Microsoft powerpoint - bipolar casp.08

It is as if my life were magically run by two electric currents: joyous positive and despairing negative - whichever is running at the moment dominates my life, floods it. Delia Villasenor, Stephen Brock, & Beth Hopper Sylvia Plath (2000)The Unabridged Journals of Sylvia Plath, 1950-1962New York: Anchor Books „ Best Practices for School Psychologists „ Best Practices for School Psychologists One or more Manic Episode or Mixed Manic Numerous periods with hypomanic and depressive Minor or Major Depressive Episodes often present No full Manic, Major Depressive, or Mixed Bipolar features that do not meet criteria for any specific bipolar disorder.
A distinct period of abnormally and persistently elevated, expansive, or irritable mood.
Causes marked impairment in occupational functioning in usual social activities or relationships, or
Three or more (four if the mood is only irritable) of the following symptoms: Necessitates hospitalization to prevent harm to
self or others, or
Pressured speech or more talkative than usual Not due to substance use or abuse (e.g., drug abuse, medication, other treatment), or a Psychomotor agitation or increase in goal-directed Euphoria: Elevated (too happy, silly,
Decreased Need for Sleep:
inappropriate reaction to external events Irritability: Energized, angry, raging, or
intensely irritable mood, “out of the blue” Increased Speech: Dramatically A child suddenly begins to talk
or as an inappropriate reaction to external flies into a violent 20- amplified volume, uninterruptible extremely loudly, more rapidly, and events for an extended period of time.
Inflated Self-Esteem or Grandiosity:
Flight of Ideas or Racing
Believing, talking or acting as if he is Thoughts: Report or observation rambling speech that is out of
special powers or abilities despite clear From Lofthouse & Fristad (2006, p. 215) From Lofthouse & Fristad (2006, p. 215) Distractibility: Increased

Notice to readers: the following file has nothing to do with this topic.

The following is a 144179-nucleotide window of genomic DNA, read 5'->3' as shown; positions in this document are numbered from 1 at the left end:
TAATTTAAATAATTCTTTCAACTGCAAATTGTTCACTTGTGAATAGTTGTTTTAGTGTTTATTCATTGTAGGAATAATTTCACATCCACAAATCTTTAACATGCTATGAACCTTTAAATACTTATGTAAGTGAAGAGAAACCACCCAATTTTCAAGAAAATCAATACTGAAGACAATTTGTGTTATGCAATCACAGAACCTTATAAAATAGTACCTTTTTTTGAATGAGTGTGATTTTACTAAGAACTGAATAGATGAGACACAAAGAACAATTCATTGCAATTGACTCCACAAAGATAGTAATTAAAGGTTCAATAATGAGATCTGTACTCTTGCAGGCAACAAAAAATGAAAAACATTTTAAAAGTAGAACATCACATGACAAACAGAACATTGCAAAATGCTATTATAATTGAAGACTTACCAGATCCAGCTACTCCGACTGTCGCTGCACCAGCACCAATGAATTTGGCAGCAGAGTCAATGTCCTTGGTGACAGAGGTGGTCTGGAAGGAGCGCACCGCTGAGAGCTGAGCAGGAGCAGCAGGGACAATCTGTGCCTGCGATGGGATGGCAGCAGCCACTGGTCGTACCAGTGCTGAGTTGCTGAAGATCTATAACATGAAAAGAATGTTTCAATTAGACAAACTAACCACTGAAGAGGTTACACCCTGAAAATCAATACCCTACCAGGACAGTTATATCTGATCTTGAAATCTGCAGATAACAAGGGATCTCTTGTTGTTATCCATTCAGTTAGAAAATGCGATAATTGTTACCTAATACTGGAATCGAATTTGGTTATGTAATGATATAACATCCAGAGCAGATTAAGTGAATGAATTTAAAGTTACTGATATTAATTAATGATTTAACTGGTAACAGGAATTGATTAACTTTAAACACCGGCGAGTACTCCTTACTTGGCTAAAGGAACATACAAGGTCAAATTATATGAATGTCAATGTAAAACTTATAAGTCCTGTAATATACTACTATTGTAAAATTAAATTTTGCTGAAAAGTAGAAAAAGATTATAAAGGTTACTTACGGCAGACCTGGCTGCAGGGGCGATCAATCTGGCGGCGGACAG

Increase in Goal-Directed Activity
or Psychomotor Agitation: Hyper-
focused on making friends, engaging everyone’s desks, or plan to in multiple school projects or hobbies build an elaborate fort in the Excessive Involvement in
„ May not be viewed by the individual as pathological Pleasurable or Dangerous
‰ However, others may be troubled by erratic behavior Activities: Sudden unrestrained
participation in an action that is likely jump out of a moving school to lead to painful or very negative From Lofthouse & Fristad (2006, p. 215) „ Major Depressive Episode Criteria (cont.) A period of depressed mood or loss of interest or Causes marked impairment in occupational functioning or in usual social activities or In children and adolescents, the mood may be Not due to substance use or abuse, or a general Lasting consistently for at least 2 weeks.
Represents a significant change from previous After the loss of a loved one, the symptoms persist for longer than 2 months or are characterized by marked functional impairment, morbid preoccupation with worthlessness, suicidal ideation, psychotic symptoms, or psychomotor retardation Diagnosis: Major Depressive Symptoms at School „ Major Depressive Episode Criteria (cont.) Five or more of the following symptoms (at least one of Depressed Mood: Feels or looks
Markedly Diminished Interest or
Pleasure in All Activities:
Significant Weight Loss/Gain or
Appetite Increase/Decrease:
7) Feelings of worthlessness/inappropriate guilt 8) Diminished ability to think or concentrate/indecisiveness From Lofthouse & Fristad (2006, p. 216) Diagnosis: Major Depressive Symptoms at School Diagnosis: Major Depressive Symptoms at School Insomnia or Hypersomnia:
Low Self-Esteem, Feelings of
Worthlessness or Excessive
Guilt: Thinking and saying more no one likes me, I can’t do anything.”